On The Ground: Nuseed Diamond in Victoria
February 19, 2015
Grower stories from Rob McRae, Wallup and Chris Bartlett, Pimpinio.
Canola growers are seeing the first signs of a bright new success story in conventional hybrid canola.
Nuseed Diamond produced stunning trial results across three states in the National Variety Trials (NVT) last year and those growers who tested a bag or two as part of their 2014 crop have also been impressed.
The early maturity hybrid conventional canola variety will be available to growers throughout Australia from this season.
Rob Christie, Nuseed Sales Manager for Victoria, said Diamond was ideal for canola growers striving for optimum yields.
“Diamond is an early-maturing conventional hybrid canola variety that was developed to replace AV Garnet,” he said.
“It has the potential to lift conventional canola yields to new levels.”
At 31 NVT sites across Victoria, New South Wales and South Australia between 2012 and 2014, Diamond averaged 18% higher yield than Garnet.
“Given an 18% yield increase, switching to Diamond could put growers ahead by as much as $120/ha, taking into account the cost of seed, a sowing rate of 3 kg/ha and canola at $450/t delivered,” said Mr Christie.
In South Australia, the new canola variety was 30% higher yielding than Garnet across nine NVT sites in 2014, with a mean yield of 1.7 t/ha for all varieties.
Diamond also out yielded Garnet by 31% in New South Wales last year across five NVT sites where the average yield was 2 t/ha.
In Victoria, where tough growing conditions meant a low average yield of only 1.09 t/ha, Diamond was still 25% higher yielding than Garnet in the National Variety Trials.
It was certainly a tough year for Wallup grower, Rob McRae, and his son Alexander, who grew 260 hectares of canola on long fallow and tried a small area of Nuseed Diamond.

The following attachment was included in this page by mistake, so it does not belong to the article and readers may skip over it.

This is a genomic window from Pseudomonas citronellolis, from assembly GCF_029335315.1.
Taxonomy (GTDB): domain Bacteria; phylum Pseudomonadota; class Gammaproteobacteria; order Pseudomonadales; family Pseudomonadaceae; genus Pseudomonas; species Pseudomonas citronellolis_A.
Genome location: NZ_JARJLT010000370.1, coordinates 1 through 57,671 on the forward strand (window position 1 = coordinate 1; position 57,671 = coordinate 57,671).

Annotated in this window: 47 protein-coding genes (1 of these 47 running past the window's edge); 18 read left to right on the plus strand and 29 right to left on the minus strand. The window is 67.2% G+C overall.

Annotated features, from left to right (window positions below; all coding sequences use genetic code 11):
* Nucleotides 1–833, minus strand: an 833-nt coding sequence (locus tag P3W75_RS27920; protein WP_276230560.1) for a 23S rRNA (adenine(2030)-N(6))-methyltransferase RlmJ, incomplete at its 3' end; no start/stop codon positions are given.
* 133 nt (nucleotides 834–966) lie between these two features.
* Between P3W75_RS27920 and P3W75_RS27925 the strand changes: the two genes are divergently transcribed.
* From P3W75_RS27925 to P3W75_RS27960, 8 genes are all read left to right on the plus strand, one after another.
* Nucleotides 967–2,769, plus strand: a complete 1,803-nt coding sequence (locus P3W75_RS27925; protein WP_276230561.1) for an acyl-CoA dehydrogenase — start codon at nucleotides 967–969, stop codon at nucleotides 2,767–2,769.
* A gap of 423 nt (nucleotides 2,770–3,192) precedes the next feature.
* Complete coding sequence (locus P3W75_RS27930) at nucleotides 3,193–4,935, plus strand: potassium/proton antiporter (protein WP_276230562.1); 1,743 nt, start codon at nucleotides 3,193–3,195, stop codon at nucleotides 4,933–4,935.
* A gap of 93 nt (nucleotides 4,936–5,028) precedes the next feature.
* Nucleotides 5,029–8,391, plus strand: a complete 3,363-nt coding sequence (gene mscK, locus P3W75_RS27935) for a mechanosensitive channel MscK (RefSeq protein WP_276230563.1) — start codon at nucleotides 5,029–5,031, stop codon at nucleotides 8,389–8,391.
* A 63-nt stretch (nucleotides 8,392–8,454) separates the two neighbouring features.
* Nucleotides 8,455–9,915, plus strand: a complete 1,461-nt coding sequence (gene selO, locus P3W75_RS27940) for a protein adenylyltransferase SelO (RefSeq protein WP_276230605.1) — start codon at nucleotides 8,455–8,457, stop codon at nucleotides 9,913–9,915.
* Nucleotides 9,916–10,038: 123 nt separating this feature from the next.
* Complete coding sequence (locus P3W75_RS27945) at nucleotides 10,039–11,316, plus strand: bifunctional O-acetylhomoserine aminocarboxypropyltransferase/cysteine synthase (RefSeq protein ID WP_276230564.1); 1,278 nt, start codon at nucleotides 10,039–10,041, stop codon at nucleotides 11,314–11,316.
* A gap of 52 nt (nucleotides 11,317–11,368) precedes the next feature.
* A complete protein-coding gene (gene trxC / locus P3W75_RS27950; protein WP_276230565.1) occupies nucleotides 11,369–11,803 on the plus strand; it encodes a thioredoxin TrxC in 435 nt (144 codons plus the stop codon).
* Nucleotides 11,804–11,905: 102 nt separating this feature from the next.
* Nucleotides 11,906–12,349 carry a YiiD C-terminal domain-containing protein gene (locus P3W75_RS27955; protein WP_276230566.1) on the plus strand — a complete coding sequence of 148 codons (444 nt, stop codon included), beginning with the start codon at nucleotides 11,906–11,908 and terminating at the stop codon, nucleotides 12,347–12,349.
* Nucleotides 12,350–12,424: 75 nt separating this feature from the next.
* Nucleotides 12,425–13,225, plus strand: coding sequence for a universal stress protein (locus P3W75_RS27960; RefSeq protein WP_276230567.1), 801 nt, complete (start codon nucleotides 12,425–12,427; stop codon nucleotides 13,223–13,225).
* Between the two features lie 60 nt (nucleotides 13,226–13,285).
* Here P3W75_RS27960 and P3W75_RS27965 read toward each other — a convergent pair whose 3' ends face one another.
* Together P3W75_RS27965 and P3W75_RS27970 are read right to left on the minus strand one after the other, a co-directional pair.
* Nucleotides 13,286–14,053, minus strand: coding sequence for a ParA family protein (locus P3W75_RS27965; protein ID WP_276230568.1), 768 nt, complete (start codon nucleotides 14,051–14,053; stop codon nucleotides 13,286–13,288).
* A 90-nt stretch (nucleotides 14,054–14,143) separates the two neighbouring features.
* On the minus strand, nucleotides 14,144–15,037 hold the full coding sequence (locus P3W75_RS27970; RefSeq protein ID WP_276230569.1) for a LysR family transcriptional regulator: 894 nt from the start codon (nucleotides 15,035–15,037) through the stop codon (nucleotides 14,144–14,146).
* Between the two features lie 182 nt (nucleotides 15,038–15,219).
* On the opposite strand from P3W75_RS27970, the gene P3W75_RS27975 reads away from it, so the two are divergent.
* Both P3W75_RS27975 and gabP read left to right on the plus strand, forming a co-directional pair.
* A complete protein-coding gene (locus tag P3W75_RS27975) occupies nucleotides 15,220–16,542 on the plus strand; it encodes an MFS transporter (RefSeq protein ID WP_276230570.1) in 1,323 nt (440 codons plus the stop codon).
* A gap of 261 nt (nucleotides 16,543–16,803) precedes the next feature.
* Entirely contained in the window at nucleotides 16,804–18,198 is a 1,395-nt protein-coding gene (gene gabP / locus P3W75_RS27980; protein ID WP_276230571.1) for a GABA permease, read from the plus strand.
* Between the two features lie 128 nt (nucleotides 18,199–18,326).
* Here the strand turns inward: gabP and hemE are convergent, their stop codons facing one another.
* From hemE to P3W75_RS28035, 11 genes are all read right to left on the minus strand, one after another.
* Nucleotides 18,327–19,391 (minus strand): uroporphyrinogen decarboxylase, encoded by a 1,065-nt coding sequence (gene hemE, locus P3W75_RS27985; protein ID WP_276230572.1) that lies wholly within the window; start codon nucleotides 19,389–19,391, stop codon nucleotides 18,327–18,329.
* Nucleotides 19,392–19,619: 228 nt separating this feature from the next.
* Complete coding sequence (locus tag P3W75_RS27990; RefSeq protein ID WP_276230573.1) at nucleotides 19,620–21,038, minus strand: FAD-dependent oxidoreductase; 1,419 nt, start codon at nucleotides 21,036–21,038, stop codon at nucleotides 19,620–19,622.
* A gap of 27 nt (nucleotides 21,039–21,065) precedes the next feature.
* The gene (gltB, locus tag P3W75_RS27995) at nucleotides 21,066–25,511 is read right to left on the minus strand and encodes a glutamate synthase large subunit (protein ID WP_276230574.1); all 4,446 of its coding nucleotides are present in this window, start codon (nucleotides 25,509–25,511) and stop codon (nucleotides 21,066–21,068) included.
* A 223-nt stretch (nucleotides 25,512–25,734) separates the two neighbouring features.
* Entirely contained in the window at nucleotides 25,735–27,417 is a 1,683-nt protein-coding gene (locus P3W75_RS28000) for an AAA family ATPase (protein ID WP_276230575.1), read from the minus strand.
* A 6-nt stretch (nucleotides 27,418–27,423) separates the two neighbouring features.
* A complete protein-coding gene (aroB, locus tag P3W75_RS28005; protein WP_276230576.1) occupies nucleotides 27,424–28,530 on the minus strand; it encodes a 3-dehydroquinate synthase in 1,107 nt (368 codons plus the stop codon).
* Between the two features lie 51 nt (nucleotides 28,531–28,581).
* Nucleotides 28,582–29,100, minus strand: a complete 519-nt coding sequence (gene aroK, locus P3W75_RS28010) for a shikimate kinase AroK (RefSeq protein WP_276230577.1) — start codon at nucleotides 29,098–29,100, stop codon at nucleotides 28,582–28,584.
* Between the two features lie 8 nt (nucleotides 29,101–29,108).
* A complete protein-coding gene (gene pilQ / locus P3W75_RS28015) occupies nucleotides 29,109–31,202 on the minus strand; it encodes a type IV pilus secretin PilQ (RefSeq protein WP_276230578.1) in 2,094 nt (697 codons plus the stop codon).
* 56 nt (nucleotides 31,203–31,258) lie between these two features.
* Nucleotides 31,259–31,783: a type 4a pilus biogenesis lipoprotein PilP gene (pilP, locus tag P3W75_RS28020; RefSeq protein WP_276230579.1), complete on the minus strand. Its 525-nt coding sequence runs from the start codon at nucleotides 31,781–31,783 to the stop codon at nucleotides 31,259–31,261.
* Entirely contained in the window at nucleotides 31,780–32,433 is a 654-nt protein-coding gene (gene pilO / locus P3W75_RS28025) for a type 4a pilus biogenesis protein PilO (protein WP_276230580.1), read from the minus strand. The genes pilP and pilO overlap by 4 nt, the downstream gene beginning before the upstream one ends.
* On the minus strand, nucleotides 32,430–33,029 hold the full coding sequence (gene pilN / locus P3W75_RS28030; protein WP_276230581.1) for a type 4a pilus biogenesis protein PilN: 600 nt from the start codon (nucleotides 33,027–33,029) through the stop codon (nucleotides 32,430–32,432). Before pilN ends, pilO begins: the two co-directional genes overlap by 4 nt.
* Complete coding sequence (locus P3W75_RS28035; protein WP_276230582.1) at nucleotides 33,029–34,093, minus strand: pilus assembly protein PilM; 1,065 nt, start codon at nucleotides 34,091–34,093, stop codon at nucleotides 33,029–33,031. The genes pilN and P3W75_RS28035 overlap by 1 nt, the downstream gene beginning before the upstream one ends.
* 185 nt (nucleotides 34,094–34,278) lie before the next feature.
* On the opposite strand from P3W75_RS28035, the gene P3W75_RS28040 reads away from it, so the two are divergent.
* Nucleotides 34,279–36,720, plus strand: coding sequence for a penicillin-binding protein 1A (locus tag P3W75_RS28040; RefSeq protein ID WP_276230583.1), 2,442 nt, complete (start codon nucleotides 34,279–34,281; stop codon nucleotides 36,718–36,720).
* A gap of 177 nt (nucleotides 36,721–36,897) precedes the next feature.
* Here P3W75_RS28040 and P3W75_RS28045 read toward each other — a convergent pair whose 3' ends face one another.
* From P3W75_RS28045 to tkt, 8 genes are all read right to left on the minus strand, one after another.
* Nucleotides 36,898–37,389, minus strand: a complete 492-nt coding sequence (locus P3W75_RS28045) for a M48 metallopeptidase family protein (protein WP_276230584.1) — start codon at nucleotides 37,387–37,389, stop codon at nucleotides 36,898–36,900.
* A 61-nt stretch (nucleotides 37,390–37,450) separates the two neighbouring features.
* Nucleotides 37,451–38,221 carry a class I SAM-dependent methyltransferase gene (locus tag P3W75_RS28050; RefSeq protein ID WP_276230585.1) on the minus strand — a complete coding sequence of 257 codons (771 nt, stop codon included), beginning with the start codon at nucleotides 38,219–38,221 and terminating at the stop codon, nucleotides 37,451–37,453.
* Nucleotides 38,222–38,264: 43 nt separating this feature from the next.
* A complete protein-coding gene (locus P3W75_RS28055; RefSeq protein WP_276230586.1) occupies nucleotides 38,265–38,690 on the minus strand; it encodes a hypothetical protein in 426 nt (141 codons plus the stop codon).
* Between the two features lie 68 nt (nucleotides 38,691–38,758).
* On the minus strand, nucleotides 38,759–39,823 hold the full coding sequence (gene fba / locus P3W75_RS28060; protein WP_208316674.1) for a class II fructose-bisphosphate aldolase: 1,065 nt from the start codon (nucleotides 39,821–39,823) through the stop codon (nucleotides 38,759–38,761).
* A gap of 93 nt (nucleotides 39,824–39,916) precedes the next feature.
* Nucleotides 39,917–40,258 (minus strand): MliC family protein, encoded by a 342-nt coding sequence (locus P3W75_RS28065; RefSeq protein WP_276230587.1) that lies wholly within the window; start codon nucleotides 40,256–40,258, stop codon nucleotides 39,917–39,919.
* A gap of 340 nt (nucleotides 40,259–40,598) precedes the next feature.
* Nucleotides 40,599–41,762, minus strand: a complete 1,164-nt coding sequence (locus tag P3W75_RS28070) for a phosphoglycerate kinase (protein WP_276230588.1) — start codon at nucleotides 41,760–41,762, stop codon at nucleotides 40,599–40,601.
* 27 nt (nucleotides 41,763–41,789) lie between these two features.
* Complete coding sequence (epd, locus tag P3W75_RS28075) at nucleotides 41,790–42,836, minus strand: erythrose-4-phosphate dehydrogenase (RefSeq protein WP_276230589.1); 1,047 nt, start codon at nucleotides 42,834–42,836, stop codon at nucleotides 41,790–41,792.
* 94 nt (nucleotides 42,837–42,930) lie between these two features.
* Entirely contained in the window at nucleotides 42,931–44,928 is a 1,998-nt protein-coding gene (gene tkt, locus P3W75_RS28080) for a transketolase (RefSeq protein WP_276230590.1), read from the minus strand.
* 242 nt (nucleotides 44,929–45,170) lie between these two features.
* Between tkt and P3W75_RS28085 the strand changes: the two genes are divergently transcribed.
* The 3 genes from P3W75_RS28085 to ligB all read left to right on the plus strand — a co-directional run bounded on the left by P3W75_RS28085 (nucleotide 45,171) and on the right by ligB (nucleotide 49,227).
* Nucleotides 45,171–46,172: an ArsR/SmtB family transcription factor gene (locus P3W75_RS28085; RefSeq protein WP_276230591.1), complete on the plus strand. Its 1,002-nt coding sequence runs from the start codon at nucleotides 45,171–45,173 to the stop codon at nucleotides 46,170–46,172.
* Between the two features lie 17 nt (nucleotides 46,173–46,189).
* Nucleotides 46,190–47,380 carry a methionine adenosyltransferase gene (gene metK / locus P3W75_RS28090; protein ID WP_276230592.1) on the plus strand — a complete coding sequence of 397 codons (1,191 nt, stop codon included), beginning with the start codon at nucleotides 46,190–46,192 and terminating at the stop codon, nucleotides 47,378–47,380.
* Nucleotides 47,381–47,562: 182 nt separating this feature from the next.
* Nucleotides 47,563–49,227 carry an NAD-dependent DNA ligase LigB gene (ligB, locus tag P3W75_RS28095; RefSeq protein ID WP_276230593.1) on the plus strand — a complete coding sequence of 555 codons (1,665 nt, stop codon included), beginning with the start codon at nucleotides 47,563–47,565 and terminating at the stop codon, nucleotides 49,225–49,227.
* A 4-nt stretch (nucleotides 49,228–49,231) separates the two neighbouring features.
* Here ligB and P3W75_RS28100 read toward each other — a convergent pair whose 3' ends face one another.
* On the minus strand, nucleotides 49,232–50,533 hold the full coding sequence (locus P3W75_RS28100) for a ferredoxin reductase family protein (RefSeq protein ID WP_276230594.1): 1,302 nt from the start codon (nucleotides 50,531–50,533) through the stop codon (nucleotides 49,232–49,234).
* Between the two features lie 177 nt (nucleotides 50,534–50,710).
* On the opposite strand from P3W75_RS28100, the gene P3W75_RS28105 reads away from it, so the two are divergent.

It was their first year of growing hybrid canola, but the season was not on their side.
“The Diamond matured two weeks earlier than the other variety and it yielded just as well at about 1.3 t/ha,” he said.
“We had some frost damage, which probably knocked 10% off the yield too.”
Rainfall was very low, with just 200 mm for the year and no rainfall beyond July.
“We were happy with the way Diamond looked and performed, so we’ll be growing it again in 2015,” said Mr McRae.
Chris Bartlett from Pimpinio near Horsham also grew 7 hectares of Nuseed Diamond last year.
He crops 2,000 hectares with his brother, Dale, in an area the Bartlett family settled in the 1870s, growing wheat, barley, lentils, canola, peas and faba beans in a minimum till system.
They generally grow canola on fallow country, using a range of varieties including conventional, Clearfield® and triazine tolerant canola types.
He was interested in growing Diamond because of its potential as a hybrid and its good results in the NVTs compared with Garnet.
The Bartletts planted the small Diamond crop in late April along with a larger area of Garnet.
“The Diamond jumped out of the ground and had plenty of vigour,” he said. “It cabbaged well and covered the ground to compete with the weeds and by mid-July it was flowering. We could probably have planted it a bit later.”
The canola crops were direct headed in December and Diamond achieved a solid yield of 1.66 t/ha. The oil content was lower than expected, potentially due to frost damage.
However, Garnet also performed well for the Bartletts this season, yielding 1.85 t/ha.
The yield difference hasn’t deterred the Bartletts, as they plan to grow a larger crop of Diamond this year.
“We see a lot of crops through our contract harvesting work and the hybrids always do a lot better if you get rain,” said Mr Bartlett.
In December, they had their first big rain (15 mm) on the farm since April and are looking forward to a better 2015.
Diamond is the first variety of many high performing hybrids Nuseed plans to release as part of its canola development program.
Development work is carried out at the company’s state-of-the-art innovation centre in Horsham.
“We are focused on producing high quality hybrid varieties which deliver value at field level and beyond,” said Mr Christie.
“Diamond comes to growers quality tested, it has good blackleg resistance and a competitive oil level.”